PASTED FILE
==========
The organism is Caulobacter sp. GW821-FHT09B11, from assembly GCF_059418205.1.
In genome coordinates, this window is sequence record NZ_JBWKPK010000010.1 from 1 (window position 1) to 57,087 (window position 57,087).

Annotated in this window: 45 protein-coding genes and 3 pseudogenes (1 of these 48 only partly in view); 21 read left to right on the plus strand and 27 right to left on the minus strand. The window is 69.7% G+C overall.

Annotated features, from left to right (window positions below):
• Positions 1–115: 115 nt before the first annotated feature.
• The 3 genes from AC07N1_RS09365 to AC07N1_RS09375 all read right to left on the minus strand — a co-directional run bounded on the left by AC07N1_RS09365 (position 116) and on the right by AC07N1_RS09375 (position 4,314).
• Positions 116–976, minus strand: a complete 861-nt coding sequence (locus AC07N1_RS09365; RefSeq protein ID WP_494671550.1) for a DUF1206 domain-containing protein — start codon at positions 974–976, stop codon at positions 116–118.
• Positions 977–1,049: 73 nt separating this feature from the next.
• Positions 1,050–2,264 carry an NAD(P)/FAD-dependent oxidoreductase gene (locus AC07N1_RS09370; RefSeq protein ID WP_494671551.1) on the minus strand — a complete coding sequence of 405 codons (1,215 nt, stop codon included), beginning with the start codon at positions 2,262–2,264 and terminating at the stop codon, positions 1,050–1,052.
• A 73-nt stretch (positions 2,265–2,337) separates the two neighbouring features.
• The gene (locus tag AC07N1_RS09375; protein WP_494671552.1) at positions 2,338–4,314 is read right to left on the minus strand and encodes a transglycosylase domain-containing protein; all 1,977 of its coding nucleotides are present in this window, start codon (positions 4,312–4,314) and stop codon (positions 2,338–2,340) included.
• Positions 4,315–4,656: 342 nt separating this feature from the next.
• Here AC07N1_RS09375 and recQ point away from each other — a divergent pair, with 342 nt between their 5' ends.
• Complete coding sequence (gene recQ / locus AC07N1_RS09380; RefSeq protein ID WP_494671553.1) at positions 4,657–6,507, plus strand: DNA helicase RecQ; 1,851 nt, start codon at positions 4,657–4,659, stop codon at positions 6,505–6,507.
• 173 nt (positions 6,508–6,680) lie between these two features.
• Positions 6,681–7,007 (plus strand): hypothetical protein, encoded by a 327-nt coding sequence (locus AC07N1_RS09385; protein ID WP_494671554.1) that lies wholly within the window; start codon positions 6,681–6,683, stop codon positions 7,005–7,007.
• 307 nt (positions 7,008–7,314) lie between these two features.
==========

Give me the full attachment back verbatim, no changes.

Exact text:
The organism is Caulobacter sp. GW821-FHT09B11, from assembly GCF_059418205.1.
In genome coordinates, this window is sequence record NZ_JBWKPK010000010.1 from 1 (window position 1) to 57,087 (window position 57,087).

Annotated in this window: 45 protein-coding genes and 3 pseudogenes (1 of these 48 only partly in view); 21 read left to right on the plus strand and 27 right to left on the minus strand. The window is 69.7% G+C overall.

Annotated features, from left to right (window positions below):
• Positions 1–115: 115 nt before the first annotated feature.
• The 3 genes from AC07N1_RS09365 to AC07N1_RS09375 all read right to left on the minus strand — a co-directional run bounded on the left by AC07N1_RS09365 (position 116) and on the right by AC07N1_RS09375 (position 4,314).
• Positions 116–976, minus strand: a complete 861-nt coding sequence (locus AC07N1_RS09365; RefSeq protein ID WP_494671550.1) for a DUF1206 domain-containing protein — start codon at positions 974–976, stop codon at positions 116–118.
• Positions 977–1,049: 73 nt separating this feature from the next.
• Positions 1,050–2,264 carry an NAD(P)/FAD-dependent oxidoreductase gene (locus AC07N1_RS09370; RefSeq protein ID WP_494671551.1) on the minus strand — a complete coding sequence of 405 codons (1,215 nt, stop codon included), beginning with the start codon at positions 2,262–2,264 and terminating at the stop codon, positions 1,050–1,052.
• A 73-nt stretch (positions 2,265–2,337) separates the two neighbouring features.
• The gene (locus tag AC07N1_RS09375; protein WP_494671552.1) at positions 2,338–4,314 is read right to left on the minus strand and encodes a transglycosylase domain-containing protein; all 1,977 of its coding nucleotides are present in this window, start codon (positions 4,312–4,314) and stop codon (positions 2,338–2,340) included.
• Positions 4,315–4,656: 342 nt separating this feature from the next.
• Here AC07N1_RS09375 and recQ point away from each other — a divergent pair, with 342 nt between their 5' ends.
• Complete coding sequence (gene recQ / locus AC07N1_RS09380; RefSeq protein ID WP_494671553.1) at positions 4,657–6,507, plus strand: DNA helicase RecQ; 1,851 nt, start codon at positions 4,657–4,659, stop codon at positions 6,505–6,507.
• 173 nt (positions 6,508–6,680) lie between these two features.
• Positions 6,681–7,007 (plus strand): hypothetical protein, encoded by a 327-nt coding sequence (locus AC07N1_RS09385; protein ID WP_494671554.1) that lies wholly within the window; start codon positions 6,681–6,683, stop codon positions 7,005–7,007.
• 307 nt (positions 7,008–7,314) lie between these two features.